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03
Dec

A Day in the Life of an Environmental Consultant – November 2018

A visit to the estuary brings the opportunity to enjoy fabulous wildlife but what impact does our presence have on the creatures that live there?

Kent Ornithological Societies AGM was held at the beginning of November and I was invited to speak about my work with farmers in North Kent.

My talk seemed well received and I certainly enjoyed hearing about the other speakers hard work and some of the innovative solutions being used to protect and enhance land for wildlife. Mark Avery gave the Key Note speech on driven grouse shooting and hen harriers and rolled his sleeves up to do battle with hecklers during the Q&A.

The rest of the month has been full of meetings as I gave my annual report to Natural England and discussed issues around Brexit which could potentially impact on meat prices which may have a knock on effect on wetland grassland. If farmers pull out of cattle then there may be less animals around to graze which will result in grassland becoming too long to attract lapwings to breed.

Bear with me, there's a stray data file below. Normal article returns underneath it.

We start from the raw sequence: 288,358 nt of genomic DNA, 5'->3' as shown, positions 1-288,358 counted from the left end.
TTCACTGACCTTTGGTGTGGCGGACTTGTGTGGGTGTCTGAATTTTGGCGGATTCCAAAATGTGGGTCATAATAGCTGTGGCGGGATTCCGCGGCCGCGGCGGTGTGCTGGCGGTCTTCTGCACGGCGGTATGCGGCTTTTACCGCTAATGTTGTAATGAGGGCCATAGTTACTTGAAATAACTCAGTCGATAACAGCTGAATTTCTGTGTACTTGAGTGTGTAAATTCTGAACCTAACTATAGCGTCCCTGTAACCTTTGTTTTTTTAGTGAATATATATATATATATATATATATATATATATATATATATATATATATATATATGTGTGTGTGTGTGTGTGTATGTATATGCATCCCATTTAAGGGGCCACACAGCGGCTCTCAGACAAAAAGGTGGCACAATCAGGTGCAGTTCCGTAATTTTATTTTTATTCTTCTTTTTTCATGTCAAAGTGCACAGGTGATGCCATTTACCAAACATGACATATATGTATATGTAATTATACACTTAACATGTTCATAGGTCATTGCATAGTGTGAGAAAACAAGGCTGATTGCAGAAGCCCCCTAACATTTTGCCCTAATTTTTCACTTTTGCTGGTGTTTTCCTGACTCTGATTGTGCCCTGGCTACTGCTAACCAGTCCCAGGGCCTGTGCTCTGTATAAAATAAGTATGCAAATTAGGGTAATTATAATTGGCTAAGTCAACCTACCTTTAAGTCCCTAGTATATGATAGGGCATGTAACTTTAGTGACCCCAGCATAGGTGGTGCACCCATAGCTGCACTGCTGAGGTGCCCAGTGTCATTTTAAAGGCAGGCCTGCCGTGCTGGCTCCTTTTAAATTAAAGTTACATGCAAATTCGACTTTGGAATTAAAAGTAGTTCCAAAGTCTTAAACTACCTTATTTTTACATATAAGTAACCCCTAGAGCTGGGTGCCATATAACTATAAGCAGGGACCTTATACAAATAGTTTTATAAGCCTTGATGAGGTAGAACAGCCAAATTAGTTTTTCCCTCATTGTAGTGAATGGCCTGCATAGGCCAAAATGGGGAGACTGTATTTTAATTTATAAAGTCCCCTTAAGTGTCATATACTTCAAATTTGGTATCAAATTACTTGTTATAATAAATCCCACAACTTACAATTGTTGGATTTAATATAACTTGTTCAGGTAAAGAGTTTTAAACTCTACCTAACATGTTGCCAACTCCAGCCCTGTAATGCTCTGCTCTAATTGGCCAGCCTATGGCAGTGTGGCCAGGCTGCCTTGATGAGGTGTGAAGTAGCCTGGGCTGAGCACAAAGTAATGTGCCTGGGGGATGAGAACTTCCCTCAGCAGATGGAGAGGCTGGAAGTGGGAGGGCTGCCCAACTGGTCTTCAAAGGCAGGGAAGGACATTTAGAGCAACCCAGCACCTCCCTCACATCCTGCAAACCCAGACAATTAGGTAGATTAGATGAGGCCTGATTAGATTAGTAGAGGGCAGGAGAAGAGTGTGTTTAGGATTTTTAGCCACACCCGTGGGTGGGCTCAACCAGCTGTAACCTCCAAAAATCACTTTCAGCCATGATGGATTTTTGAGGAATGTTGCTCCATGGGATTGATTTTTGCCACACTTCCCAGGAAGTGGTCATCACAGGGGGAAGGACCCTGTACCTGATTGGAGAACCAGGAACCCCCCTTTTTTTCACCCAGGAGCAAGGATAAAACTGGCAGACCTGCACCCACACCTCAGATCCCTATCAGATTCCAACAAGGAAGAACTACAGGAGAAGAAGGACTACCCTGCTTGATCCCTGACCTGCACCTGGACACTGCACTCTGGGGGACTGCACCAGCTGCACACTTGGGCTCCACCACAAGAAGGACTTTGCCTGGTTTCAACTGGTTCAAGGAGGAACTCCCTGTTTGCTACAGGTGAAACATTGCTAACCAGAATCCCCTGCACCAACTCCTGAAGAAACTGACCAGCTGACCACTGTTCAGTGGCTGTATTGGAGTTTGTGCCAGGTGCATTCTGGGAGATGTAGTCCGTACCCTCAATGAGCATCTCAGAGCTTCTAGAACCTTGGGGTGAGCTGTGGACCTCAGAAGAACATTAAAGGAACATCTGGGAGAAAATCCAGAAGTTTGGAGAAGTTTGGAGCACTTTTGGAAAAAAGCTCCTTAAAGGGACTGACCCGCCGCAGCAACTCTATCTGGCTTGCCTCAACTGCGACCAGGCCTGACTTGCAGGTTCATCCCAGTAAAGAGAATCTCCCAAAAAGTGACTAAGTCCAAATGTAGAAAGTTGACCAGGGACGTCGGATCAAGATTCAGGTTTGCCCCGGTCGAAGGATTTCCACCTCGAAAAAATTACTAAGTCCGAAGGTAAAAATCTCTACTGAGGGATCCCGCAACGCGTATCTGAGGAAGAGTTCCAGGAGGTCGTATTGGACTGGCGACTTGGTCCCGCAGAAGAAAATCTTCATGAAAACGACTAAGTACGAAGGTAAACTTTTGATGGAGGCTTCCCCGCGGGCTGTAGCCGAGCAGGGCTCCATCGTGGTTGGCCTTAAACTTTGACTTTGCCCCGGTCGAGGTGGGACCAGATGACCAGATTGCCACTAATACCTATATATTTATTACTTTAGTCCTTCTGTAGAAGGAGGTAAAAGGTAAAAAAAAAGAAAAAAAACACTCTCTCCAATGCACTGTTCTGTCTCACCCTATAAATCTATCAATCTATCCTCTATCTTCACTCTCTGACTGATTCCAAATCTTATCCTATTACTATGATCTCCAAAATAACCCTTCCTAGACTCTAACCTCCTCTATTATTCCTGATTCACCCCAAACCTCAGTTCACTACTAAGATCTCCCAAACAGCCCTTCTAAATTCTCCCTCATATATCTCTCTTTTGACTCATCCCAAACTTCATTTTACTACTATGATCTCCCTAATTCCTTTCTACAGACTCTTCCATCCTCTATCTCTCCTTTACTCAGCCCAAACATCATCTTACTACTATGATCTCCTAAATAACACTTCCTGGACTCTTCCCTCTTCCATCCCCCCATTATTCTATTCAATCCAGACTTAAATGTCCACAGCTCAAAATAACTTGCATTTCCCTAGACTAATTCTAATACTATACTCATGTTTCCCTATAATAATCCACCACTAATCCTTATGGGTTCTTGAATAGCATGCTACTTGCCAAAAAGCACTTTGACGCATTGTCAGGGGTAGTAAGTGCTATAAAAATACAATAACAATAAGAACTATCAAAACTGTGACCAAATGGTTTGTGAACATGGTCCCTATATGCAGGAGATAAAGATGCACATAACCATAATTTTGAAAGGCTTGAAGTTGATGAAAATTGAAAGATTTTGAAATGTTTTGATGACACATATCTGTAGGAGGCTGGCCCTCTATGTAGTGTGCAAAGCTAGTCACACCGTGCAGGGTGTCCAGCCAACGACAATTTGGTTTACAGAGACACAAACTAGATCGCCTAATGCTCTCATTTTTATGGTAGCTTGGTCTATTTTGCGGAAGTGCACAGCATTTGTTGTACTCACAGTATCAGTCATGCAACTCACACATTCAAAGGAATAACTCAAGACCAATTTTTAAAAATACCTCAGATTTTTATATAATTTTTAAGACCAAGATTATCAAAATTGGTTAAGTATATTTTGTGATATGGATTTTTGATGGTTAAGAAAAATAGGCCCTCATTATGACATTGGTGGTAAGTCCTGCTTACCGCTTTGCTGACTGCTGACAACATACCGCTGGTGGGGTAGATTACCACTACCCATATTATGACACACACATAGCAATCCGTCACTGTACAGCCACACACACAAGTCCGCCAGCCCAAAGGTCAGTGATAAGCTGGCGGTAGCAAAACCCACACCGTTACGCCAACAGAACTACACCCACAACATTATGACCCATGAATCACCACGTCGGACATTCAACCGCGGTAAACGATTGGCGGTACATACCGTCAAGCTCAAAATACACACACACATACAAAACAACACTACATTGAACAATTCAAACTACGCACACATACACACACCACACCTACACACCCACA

Cattle are an important component in managing land for breeding waders. 

The role of conservationists is not to despair at the problems, I feel, but to find a way around the problems. There is always a way but we might have to spend the next few years working out new and possibly better ways of getting the job done.

Mid month I also attended a meeting of the new North Kent Marshes Internal Drainage Board to discuss water level management. The meeting was well attended by local landowners and provided an opportunity to talk to new farmers about the potential to undertake breeding wader surveys and advice on their land. Hopefully this will result in increasing my work with farmers next year.

Towards the end of the month I also met up with the RSPB and Kent Wildlife Trust to discuss closer collaboration on farming advice so we don’t double up on advice and can share expertise.

The result of all these meetings is that I now have a busy few months ahead as I work with farmers to design wetland restoration schemes and get all the necessary permissions in place before seeking outside funding to deliver the work.

Away from all of this I have continued to research the impact of personal watercraft on birds and marine mammals by reading research from around the world. It is interesting to see how coastal development is impacting on wildlife and prudent to learn how other countries have researched and dealt with the issue. This research has helped in drafting a two stage plan of survey and practical action which I will present to the Medway and Swale Estuary Partnership forum next month.

Seals can be easily disturbed if water craft get too close.

 

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